Actionable Intelligence: A Guide to Delivering Business Results with Big Data Fast! falls into the must read category for leaders of any organization. Actionable Intelligence is in the Lean model well beyond the vanity metrics that so many leaders have embraced. Lessons on implementing a secure framework comes from lessons including Estee Lauder, Procter & Gamble, Lifetime Brands and the CIA. Yes the CIA.
Reading this book I have found tested lessons by Keith B. Carter regarding the lack of Actionable Intelligence in many organizations. The start always seems to be the lack of organized data and determining which is the most pressing to actually use in order to be successful in a fast changing world.
Maybe his most powerful work revolves around how executives at any company (or university) even question the value of actionable intelligence regardless of the tools already in place. Too many silo examples reinventing the wheel while overlooking the need to understand their own data reporting methods.
Sustaining delivery of actionable intelligence by the evolution from Dashboards to Cockpits. IMHO to many university leaders are just beginning to understand the Dashboard and their tools miss the Cockpit opportunities.
Business lessons alone describe how to mine actionable intelligence prove the validity of this book. Lessons from Estee Lauder include how the company was able to leverage secure data reporting in order to adjust following the powerful Japanese earthquake and tsunami that triggered the Fukushima Daiichi nuclear disaster. And in some ways Carter points to a crisis in order for executives to embrace actionable intelligence:
People do not trust data, they trust other people and their opinion of the data. So when the data owners, the people who input the data and/or use it, raise their hands and say, “This data is good; I trust it,” that will make it more likely for other people in the organization to believe it. It also means that it’s clear. It’s not just that they trust it from the point that 1 + 1 = 2. It is also clear how the data has to be used, and the definition of the data is clear.
Carter helps breakdown the old data principle “People don’t trust data – they trust other people.” Its true. Estee Lauder’s use of actionable intelligence is such that every organization should be striving towards in order to stay competitive.
Just started reading Need, Speed, and Greed: How the New Rules of Innovation Can Transform Businesses, Propel Nations to Greatness, and Tame the World’s Most Wicked Problems.
Must say its another refreshing look at how we must innovate in today’s global world. Written by Vajay Vaitheeswaran of The Economist, it is providing so far excellent lessons for any company, non-profit, innovation center or educational organization.
Addressing global health and education is just the beginning. Need, Speed, and Greed is laying out how companies must adjust (via lessons from IBM, Google and P&G) or watch the world run you over and out of business.
The one thing Need, Speed, and Greed is making very clear: we are now able to collaborate in a global view with advanced technologies and new open business thinking to solve complex problems around the globe.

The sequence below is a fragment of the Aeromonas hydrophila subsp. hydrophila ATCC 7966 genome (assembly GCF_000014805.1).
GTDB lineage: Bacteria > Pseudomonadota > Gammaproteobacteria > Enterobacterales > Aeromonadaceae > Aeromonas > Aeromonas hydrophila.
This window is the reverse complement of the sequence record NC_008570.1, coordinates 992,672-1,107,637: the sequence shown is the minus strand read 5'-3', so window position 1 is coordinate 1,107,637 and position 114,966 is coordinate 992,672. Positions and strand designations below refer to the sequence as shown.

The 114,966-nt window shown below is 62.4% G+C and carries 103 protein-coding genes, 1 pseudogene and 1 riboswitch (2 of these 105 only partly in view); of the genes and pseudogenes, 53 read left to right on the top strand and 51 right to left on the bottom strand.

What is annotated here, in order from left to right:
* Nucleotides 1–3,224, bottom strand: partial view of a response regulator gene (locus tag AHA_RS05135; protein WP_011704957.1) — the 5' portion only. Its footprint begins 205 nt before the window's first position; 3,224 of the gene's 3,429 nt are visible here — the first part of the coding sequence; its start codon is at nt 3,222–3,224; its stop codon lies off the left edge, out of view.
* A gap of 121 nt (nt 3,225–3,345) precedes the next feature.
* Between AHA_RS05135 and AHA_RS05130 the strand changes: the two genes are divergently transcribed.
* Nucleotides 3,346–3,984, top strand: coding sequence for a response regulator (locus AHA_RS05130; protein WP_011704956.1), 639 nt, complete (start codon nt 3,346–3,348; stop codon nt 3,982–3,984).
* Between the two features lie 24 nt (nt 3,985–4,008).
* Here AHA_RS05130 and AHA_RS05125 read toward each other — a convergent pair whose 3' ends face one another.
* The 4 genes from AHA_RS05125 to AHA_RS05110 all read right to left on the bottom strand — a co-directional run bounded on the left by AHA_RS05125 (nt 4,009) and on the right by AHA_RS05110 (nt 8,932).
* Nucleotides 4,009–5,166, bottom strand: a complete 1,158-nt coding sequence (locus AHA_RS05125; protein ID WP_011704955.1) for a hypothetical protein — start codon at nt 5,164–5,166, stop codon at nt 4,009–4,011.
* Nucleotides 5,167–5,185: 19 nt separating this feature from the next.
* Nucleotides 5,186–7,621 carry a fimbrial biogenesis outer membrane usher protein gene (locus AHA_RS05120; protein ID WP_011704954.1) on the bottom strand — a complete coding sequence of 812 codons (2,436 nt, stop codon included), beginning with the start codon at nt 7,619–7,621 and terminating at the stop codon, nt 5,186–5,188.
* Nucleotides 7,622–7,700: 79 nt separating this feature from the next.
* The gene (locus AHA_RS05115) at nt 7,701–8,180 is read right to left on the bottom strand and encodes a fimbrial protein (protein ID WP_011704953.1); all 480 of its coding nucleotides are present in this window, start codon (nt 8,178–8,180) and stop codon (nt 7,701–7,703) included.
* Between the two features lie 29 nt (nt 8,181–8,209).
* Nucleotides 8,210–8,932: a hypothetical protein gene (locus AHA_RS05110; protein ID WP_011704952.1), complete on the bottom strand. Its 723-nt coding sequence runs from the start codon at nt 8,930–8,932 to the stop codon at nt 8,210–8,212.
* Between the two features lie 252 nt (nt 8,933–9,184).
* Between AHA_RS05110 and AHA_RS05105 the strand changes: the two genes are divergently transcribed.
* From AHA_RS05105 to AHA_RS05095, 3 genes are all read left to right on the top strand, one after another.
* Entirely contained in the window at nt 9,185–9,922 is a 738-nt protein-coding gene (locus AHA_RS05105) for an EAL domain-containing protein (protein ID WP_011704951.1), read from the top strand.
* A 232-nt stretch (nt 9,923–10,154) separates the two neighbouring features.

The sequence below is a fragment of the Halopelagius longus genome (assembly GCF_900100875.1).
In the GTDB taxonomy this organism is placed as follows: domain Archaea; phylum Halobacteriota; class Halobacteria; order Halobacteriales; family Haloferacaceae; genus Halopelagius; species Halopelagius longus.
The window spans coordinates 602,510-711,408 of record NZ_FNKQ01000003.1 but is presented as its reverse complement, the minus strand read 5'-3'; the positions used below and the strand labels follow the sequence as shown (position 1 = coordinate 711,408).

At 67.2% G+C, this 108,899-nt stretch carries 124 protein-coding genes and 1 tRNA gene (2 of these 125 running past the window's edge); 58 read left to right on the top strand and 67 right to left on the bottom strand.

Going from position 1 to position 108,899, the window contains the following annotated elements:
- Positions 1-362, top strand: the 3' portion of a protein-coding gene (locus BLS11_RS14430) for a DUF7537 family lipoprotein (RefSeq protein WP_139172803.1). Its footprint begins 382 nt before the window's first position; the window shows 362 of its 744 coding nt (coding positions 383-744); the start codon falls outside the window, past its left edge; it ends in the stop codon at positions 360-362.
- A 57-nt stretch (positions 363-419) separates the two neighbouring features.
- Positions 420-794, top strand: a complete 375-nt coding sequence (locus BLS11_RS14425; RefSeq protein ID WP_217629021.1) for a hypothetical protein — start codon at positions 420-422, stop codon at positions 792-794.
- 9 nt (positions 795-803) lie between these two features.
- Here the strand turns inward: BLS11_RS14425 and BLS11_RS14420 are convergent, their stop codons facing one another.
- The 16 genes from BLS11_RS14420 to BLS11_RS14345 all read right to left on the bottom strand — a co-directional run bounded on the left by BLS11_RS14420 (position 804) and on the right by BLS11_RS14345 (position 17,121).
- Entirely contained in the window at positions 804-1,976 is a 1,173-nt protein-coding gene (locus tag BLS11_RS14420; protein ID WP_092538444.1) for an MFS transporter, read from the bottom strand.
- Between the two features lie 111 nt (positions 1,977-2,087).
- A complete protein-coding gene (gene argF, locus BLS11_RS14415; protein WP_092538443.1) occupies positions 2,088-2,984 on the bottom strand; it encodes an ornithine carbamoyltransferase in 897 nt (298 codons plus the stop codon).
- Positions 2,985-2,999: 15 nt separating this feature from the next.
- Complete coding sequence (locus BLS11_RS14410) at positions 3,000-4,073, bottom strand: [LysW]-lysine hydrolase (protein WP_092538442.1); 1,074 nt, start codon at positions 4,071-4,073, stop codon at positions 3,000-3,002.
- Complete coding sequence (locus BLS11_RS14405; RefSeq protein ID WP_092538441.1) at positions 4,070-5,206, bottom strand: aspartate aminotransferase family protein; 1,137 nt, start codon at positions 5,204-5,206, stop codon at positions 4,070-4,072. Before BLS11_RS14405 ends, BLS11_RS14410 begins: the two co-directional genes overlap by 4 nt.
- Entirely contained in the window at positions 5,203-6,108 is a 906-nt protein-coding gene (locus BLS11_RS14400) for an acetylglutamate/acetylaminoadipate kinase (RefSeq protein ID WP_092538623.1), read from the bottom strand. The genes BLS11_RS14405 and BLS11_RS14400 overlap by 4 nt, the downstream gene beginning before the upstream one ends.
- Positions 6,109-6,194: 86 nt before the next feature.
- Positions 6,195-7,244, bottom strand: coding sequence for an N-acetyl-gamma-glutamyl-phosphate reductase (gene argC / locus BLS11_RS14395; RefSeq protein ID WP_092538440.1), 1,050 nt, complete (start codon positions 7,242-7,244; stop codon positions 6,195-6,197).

This is shaping up to be the kind of book every school kid in America should be reading.
The next 24 hours should prove it we the people still have the ability to break the interent.
The Atlantic has picked up an article from the BBC who released audio tapes of President Johnson regarding GOP candidate Richard Nixon’s sabotage of the October 1968 Peace talks in Paris regarding Johnson’s bid to end the US involvement in the Vietnam war.
Johnson ordered FBI wiretaps on the GOP’s candidate that actually caught Nixon manipulating the South Vietnamese Government to boost his own Presidential aspirations in coming the November Presidential election. Those wiretaps caught Nixon dispatching a GOP supporter Anna Chennault to meet with South Vietnamese President Thieu to promise Nixon would offer the South a better deal if he rejected Johnson’s invite to Paris.
The LBJ tapes were initially released in November 2008. History shows us (again) that Nixon was committing treason against the United States. This release was even picked up by Slate’s Political Gabfest, but gained no real traction in the media. Simply put – Nixon is dead.
Continue reading “Nixon’s final act of treason revealed”
Saturday marked the 45th anniversary of the My Lai massacre. LIFE Magazine published online their original coverage of US soldiers murdering 350 old men, women and children in cold blood. This remains a truly horrific atrocity and deep scar on the US Army in Vietnam.
The surprise for many today was the ability of the military to kept this horrific event a secret for over a year. Former Army photographer Ron Haeberle assigned to “Charlie” Company of 1st Battalion, 20th Infantry Regiment, 11th Brigade sold photos he took with a non-US Army issued camera. LIFE published the photos and the damage further changed the American view on the war in Vietnam.
Amazingly three US servicemen tried to halt the massacre and protect the wounded were initially denounced by several US Congressmen as traitors. They received hate mail and death threats and found mutilated animals on their doorsteps. The three were later widely praised and decorated by the Army for heroic actions.